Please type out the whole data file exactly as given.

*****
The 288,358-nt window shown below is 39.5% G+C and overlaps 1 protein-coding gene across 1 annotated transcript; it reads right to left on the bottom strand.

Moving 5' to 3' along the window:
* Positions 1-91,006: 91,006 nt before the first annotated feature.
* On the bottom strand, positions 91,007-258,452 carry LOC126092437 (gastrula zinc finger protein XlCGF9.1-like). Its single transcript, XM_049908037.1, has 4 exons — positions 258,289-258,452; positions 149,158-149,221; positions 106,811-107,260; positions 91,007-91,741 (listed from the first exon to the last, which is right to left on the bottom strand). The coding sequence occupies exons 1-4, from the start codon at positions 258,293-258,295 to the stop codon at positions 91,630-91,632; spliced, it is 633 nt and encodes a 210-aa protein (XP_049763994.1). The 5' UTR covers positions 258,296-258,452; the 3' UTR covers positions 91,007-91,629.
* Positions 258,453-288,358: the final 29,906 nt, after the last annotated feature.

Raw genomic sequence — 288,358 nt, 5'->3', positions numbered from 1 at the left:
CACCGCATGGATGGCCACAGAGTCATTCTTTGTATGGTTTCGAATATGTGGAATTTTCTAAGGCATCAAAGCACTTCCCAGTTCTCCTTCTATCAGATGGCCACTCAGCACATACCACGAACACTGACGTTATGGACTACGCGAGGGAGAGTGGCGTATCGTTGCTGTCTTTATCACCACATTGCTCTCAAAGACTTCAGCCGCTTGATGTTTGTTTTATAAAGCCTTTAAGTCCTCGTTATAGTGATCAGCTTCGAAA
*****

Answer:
The 288,358-nt window shown below is 39.5% G+C and overlaps 1 protein-coding gene across 1 annotated transcript; it reads right to left on the bottom strand.

Moving 5' to 3' along the window:
* Positions 1-91,006: 91,006 nt before the first annotated feature.
* On the bottom strand, positions 91,007-258,452 carry LOC126092437 (gastrula zinc finger protein XlCGF9.1-like). Its single transcript, XM_049908037.1, has 4 exons — positions 258,289-258,452; positions 149,158-149,221; positions 106,811-107,260; positions 91,007-91,741 (listed from the first exon to the last, which is right to left on the bottom strand). The coding sequence occupies exons 1-4, from the start codon at positions 258,293-258,295 to the stop codon at positions 91,630-91,632; spliced, it is 633 nt and encodes a 210-aa protein (XP_049763994.1). The 5' UTR covers positions 258,296-258,452; the 3' UTR covers positions 91,007-91,629.
* Positions 258,453-288,358: the final 29,906 nt, after the last annotated feature.

Raw genomic sequence — 288,358 nt, 5'->3', positions numbered from 1 at the left:
CACCGCATGGATGGCCACAGAGTCATTCTTTGTATGGTTTCGAATATGTGGAATTTTCTAAGGCATCAAAGCACTTCCCAGTTCTCCTTCTATCAGATGGCCACTCAGCACATACCACGAACACTGACGTTATGGACTACGCGAGGGAGAGTGGCGTATCGTTGCTGTCTTTATCACCACATTGCTCTCAAAGACTTCAGCCGCTTGATGTTTGTTTTATAAAGCCTTTAAGTCCTCGTTATAGTGATCAGCTTCGAAA